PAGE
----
If you said, “The dang S logo on her chest,” then give yourself today’s SuperVision Award!
Supergirl wraps it up in Adventure #398 by speaking directly to the readers again, naming even more contributors and suggesting she might adorn herself in different costumes now and then just to give all the great ideas a chance. How hard would you have geeked out if you got your name mentioned by your favorite heroine?!
This is a really good example of collaborating with readers to get ideas, and honoring them in print for those ideas. Heck, I’m tempted to try my hand at a Supergirl design after this! And if that isn’t enough Supergirl nostalgia for you, head over to The Supergirl Project and go nuts!
Now, now. Don’t really go burning comic books… unless you post a video of it on YouTube, and then I’d like a hyperlink. Here is a quick rundown of goodies I recently listed for sale on eBay.
New Gods #9 has seen better days. It’s the issue that got me into this series, and the Bug’s pathos-drenched speech is a favorite comic book monologue of mine.
Issues of the Elektra limited series used to be priced higher, but they’ve come way, way down since they got reprinted in TPB editions. Miller and Sienkiewicz offer up a mix of action-movie firepower and hallucinogenic sequences of mental illness, medication, and demons from hell. It’s a wild story.
The Essential Iron Fist Vol. 1 “phone book” style reprint includes all the legendary Claremont/Byrne issues. They don’t rock my world as much as they did when I was a teenager, but I got this just to sit down and read them all in order in one go for once in my life! Mission accomplished.
Turtle Soup is a cool one-shot that belongs in any true Ninja Turtles fan’s collection. It has a cool dream sequence by Steve Bissette, which we’ve posted scans of before.
Teenage Mutant Ninja Turtles #9 and #10 have a few spine creases, but the three-page splash fold-out in #10 is a thing of wonder. I’ve posted scans from it before.
This first issue of Punisher War Journal features some of the earliest work Jim Lee produced for Marvel Comics, along with Carl “Alien Legion” Potts. It’s pretty good, but I think a true Punisher afficionado will appreciate it more than me.
Gobbledygook is another Ninja Turtles-related treasure from Mirage Studios in the late 1980s. It’s a sprawling affair with “pin-up” Turtle art, stories from various artists, and lots of non-turtle weirdness.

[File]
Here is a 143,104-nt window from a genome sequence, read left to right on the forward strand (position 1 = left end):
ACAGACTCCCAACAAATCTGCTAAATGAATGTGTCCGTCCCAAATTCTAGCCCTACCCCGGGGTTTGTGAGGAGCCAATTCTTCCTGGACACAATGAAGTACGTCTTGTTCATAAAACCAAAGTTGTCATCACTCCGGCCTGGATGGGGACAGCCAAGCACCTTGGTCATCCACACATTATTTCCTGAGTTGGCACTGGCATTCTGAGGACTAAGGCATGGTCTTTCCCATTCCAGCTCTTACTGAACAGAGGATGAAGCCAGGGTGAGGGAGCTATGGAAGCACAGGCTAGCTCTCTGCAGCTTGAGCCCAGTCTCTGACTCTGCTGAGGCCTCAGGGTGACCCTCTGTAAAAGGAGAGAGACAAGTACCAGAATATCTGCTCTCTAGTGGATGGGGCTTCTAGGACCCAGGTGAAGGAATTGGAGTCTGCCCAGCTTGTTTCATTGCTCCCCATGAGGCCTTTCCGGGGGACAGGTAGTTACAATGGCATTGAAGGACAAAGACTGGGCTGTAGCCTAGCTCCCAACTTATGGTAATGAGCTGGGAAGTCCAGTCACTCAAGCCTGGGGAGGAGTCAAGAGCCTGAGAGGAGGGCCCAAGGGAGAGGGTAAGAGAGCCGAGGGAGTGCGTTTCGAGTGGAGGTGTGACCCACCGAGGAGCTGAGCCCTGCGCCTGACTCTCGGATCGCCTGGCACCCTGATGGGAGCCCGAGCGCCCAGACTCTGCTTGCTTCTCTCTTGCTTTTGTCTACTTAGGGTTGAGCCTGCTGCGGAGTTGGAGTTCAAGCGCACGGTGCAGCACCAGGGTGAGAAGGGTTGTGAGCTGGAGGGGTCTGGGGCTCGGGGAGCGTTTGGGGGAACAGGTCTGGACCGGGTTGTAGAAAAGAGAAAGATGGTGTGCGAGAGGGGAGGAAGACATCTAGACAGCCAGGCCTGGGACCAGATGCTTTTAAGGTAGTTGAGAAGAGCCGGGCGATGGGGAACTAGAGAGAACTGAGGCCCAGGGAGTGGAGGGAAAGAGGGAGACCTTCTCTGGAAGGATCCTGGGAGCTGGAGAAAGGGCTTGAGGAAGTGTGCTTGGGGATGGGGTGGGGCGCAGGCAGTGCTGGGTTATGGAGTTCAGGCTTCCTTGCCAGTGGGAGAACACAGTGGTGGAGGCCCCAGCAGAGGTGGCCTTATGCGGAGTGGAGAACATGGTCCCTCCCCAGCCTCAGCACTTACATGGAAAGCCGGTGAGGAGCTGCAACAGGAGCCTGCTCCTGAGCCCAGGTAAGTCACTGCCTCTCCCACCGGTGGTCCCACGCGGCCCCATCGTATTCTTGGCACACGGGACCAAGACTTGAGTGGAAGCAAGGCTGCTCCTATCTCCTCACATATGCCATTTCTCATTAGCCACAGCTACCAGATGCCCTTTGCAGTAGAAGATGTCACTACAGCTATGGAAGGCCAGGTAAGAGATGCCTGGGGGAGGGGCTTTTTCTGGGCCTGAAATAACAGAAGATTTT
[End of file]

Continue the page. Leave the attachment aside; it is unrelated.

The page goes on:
Last but not least, a 7-issue Avengers run that includes the complete Red Zone storyline. The art is super cool, and the story of a red cloud of infectious agents released from a lab under Mount Rushmore is pretty compelling. Plus, She-Hulk totally rages out of control, and Black Panther gets fed up with Red Skull’s racist nonsense and punches his bloody jaw right off his face.
If you really want to make this a viking funeral, take your monitor or mobile device and set it on fire. Otherwise, let’s just take a nostalgically informal tour through my recent eBay sales.
Clutch is one of my favorite rock bands, and this album has some great jams on it. (My favorite album of theirs is Blast Tyrant.) The buyer turned out to be a huge Static-X fan, and was very excited about the Wayne Static postcard included in this shipment.
I got lucky and found these two issues of Freak Brothers years ago for 50 cents each, so I made a few bucks on these in the auction. This stuff cracks me up.
I got this historic appearance of Wolverine for free from MyComicShop thanks to the affiliate program on this blog and my angelic readers who click through links to buy comics. I thought I’d make $10 or so in auction, but someone walked away with a sweet deal on this at 99 cents final bid. Plus, I packed a few extra 90s-era X-men goodies with shiny silvery covers. The buyer called it the best eBay transaction ever and effusively praised me and my ability to totally rock. Even if I made zero dollars, it was fun to spread the joy of comics across the globe.
I’ve posted scans of Michael Zulli’s work on these three issues of Ninja Turtles, and they get a stupid amount of page views sometimes. Why? Because they’re friggin’ awesome, that’s why. These would have a higher resale value if the covers didn’t have visible wear, and the buyer again walked away with a steal of a deal getting them for less than $2.
These babies retail for $10-15 a piece in this condition, but they don’t sell very fast. So I opened the auction at 99 cents, and someone got a murderous deal at less than $5 for the set. Rick Veitch did the story in these three issues, and it has some of my favorite pages from the original Mirage Studios series.
This 2009 edition of The Arabian Nights is a gorgeous hardcover production complete with gilded page edges, a cloth bookmark, and full-color illustrations. I read a few, and felt the repeated abuse and sexual enslavement of women did not make for entertaining reading. Even the consensual sex in here is described using the language of violence. It’s neat to look at this as a reference on an ancient culture, but it just made me think the culture in question was full of assholes. Sold for 99 cents!